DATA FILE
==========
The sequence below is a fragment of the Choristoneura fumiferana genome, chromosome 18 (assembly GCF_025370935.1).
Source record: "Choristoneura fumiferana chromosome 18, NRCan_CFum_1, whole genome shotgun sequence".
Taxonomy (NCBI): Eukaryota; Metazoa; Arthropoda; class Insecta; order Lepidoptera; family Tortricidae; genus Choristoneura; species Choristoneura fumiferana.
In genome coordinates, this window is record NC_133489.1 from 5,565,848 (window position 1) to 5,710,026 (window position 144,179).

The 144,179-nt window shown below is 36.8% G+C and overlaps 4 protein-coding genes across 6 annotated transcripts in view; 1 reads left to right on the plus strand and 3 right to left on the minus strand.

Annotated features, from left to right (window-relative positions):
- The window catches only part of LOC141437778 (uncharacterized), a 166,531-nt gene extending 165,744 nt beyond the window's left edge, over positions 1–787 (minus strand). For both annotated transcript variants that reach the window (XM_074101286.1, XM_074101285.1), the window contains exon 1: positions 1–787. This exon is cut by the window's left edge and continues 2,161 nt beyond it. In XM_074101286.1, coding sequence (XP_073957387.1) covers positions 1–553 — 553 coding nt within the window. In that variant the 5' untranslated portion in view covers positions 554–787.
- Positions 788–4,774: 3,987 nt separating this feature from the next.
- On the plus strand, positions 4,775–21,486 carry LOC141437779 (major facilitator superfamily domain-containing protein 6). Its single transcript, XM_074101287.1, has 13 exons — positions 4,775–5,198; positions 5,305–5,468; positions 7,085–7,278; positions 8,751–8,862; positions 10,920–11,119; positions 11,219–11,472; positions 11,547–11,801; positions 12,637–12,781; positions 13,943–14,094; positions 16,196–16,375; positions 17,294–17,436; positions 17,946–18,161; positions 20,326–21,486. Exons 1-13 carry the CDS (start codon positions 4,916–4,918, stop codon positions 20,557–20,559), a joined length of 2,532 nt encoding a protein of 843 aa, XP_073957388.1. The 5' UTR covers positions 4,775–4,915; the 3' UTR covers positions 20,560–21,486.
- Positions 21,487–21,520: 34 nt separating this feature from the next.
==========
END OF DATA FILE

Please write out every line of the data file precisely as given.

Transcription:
The sequence below is a fragment of the Choristoneura fumiferana genome, chromosome 18 (assembly GCF_025370935.1).
Source record: "Choristoneura fumiferana chromosome 18, NRCan_CFum_1, whole genome shotgun sequence".
Taxonomy (NCBI): Eukaryota; Metazoa; Arthropoda; class Insecta; order Lepidoptera; family Tortricidae; genus Choristoneura; species Choristoneura fumiferana.
In genome coordinates, this window is record NC_133489.1 from 5,565,848 (window position 1) to 5,710,026 (window position 144,179).

The 144,179-nt window shown below is 36.8% G+C and overlaps 4 protein-coding genes across 6 annotated transcripts in view; 1 reads left to right on the plus strand and 3 right to left on the minus strand.

Annotated features, from left to right (window-relative positions):
- The window catches only part of LOC141437778 (uncharacterized), a 166,531-nt gene extending 165,744 nt beyond the window's left edge, over positions 1–787 (minus strand). For both annotated transcript variants that reach the window (XM_074101286.1, XM_074101285.1), the window contains exon 1: positions 1–787. This exon is cut by the window's left edge and continues 2,161 nt beyond it. In XM_074101286.1, coding sequence (XP_073957387.1) covers positions 1–553 — 553 coding nt within the window. In that variant the 5' untranslated portion in view covers positions 554–787.
- Positions 788–4,774: 3,987 nt separating this feature from the next.
- On the plus strand, positions 4,775–21,486 carry LOC141437779 (major facilitator superfamily domain-containing protein 6). Its single transcript, XM_074101287.1, has 13 exons — positions 4,775–5,198; positions 5,305–5,468; positions 7,085–7,278; positions 8,751–8,862; positions 10,920–11,119; positions 11,219–11,472; positions 11,547–11,801; positions 12,637–12,781; positions 13,943–14,094; positions 16,196–16,375; positions 17,294–17,436; positions 17,946–18,161; positions 20,326–21,486. Exons 1-13 carry the CDS (start codon positions 4,916–4,918, stop codon positions 20,557–20,559), a joined length of 2,532 nt encoding a protein of 843 aa, XP_073957388.1. The 5' UTR covers positions 4,775–4,915; the 3' UTR covers positions 20,560–21,486.
- Positions 21,487–21,520: 34 nt separating this feature from the next.